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Published July 31, 2013, 11:46 AM

Japan lifts wheat ban

Japan is buying U.S. western white wheat and soft white wheat again, which can only help American wheat farmers, a veteran wheat marketing official says.

By: Jonathan Knutson,

Japan is buying U.S. western white wheat and soft white wheat again, which can only help American wheat farmers, a veteran wheat marketing official says.

“It’s a positive,” says Jim Peterson, marketing director of the North Dakota Wheat Commission.

Japanese officials announced in late July that their country will resume its purchases. Japan quit buying after volunteer GMO wheat was found in a single field in Oregon in late May.

The Japanese decision came after a thorough review by Japanese officials of the ongoing U.S. Department of Agriculture investigation of the Oregon wheat field, according to U.S. Wheat Associates, which develops export markets for U.S. wheat.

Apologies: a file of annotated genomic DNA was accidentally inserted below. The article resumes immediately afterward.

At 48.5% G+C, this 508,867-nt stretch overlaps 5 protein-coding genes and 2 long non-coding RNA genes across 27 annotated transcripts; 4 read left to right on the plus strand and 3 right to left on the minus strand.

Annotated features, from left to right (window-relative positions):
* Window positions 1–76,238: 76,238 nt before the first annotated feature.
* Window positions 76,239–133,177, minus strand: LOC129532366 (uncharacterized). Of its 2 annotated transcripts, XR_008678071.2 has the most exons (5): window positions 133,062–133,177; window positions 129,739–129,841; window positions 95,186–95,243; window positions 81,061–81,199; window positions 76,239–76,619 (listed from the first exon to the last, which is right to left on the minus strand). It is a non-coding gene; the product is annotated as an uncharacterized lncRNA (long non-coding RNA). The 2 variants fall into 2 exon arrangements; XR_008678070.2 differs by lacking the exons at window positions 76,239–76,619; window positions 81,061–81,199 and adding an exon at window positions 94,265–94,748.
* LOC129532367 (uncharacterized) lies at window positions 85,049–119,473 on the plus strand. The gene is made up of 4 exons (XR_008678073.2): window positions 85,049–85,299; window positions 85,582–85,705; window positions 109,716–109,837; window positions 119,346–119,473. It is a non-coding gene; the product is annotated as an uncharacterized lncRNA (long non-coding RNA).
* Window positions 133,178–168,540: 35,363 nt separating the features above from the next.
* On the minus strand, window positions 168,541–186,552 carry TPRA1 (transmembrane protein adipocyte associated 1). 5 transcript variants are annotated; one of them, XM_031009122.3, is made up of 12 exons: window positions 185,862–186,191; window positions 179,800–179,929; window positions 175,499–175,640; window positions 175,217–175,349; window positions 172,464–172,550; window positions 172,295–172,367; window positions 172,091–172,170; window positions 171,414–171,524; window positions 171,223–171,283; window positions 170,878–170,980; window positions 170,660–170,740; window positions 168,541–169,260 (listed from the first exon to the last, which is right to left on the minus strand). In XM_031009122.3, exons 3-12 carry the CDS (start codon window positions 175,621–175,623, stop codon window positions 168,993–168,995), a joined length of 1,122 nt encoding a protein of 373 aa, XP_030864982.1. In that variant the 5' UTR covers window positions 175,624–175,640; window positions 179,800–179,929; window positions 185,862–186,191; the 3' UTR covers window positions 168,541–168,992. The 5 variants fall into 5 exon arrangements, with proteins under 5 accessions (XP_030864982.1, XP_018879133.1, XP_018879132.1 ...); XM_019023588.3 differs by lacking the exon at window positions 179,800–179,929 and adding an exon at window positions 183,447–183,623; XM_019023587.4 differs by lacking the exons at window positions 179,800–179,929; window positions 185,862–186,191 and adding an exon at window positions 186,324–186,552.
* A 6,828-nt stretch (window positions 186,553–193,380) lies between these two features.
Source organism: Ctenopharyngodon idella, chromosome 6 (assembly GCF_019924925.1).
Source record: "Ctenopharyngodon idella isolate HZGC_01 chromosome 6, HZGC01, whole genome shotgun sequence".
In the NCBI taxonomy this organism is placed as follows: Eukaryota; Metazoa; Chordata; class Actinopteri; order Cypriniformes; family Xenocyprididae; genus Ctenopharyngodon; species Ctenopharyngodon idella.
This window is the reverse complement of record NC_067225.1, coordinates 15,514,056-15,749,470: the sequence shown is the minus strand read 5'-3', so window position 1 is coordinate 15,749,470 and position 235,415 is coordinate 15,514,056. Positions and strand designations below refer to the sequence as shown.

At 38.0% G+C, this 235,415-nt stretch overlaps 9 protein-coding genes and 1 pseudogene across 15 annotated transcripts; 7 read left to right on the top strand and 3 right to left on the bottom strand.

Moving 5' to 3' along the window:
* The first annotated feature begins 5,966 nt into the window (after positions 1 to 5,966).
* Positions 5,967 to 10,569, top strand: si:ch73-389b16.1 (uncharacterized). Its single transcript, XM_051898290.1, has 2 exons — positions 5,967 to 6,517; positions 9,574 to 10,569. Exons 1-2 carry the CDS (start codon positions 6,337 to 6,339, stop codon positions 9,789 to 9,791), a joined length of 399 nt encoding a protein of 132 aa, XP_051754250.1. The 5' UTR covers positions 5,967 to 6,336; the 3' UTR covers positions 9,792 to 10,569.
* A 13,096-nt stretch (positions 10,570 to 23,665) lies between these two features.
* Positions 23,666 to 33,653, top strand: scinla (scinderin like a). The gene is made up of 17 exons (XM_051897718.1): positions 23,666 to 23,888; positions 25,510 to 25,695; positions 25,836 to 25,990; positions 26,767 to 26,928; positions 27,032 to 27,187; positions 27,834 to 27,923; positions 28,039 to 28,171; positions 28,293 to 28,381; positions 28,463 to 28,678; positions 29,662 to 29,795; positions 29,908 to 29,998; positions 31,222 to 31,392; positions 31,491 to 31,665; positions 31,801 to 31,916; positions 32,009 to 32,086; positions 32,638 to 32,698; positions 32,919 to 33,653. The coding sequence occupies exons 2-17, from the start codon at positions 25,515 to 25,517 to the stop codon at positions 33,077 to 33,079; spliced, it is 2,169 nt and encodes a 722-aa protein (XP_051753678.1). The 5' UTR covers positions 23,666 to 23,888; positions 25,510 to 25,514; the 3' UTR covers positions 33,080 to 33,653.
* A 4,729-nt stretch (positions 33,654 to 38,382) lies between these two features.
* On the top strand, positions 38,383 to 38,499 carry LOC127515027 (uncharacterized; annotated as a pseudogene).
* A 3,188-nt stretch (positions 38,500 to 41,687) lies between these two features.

Peterson and other U.S. wheat officials have said since the GMO wheat was discovered that their priority is retaining the trust of customers.

USDA says GMO wheat is safe to eat, but many consumers, both domestic and foreign, are wary of it.

The resumption of Japanese purchases doesn’t directly affect farmers in the Upper Midwest.

Most of the soft white wheat grown in Oregon and the rest of the Pacific Northwest is exported to Southeast Asia. Typically, exported soft white wheat is used for Asian noodles.

Hard red spring wheat, of which North Dakota is the leading U.S. producer, is used to make bread or to blend with other wheat to upgrade protein content or protein quality.

Still, the resumption of purchases by Japan, a major buyer of U.S wheat, is an important step for overall wheat exports, Peterson says.

U.S. wheat prices have struggled recently, in part because of an expected rebound in U.S. corn production, which is hurting the price of other commodities as well, Peterson says.

“Now, as we’re entering the new-crop harvest situation, to be firing on all cylinders on all (export) markets is what you need,” he says.

He praised USDA’s efforts to discover what happened in Oregon.

USDA’s Animal and Plant Health Inspection Service, which is investigating the Oregon field, said July 29 that its findings continue to indicate that the GMO wheat is confined to the single field.

More information on the APHIS investigation: http://www.aphis.usda.gov/newsroom/2013/07/ge_wheat_update.shtml

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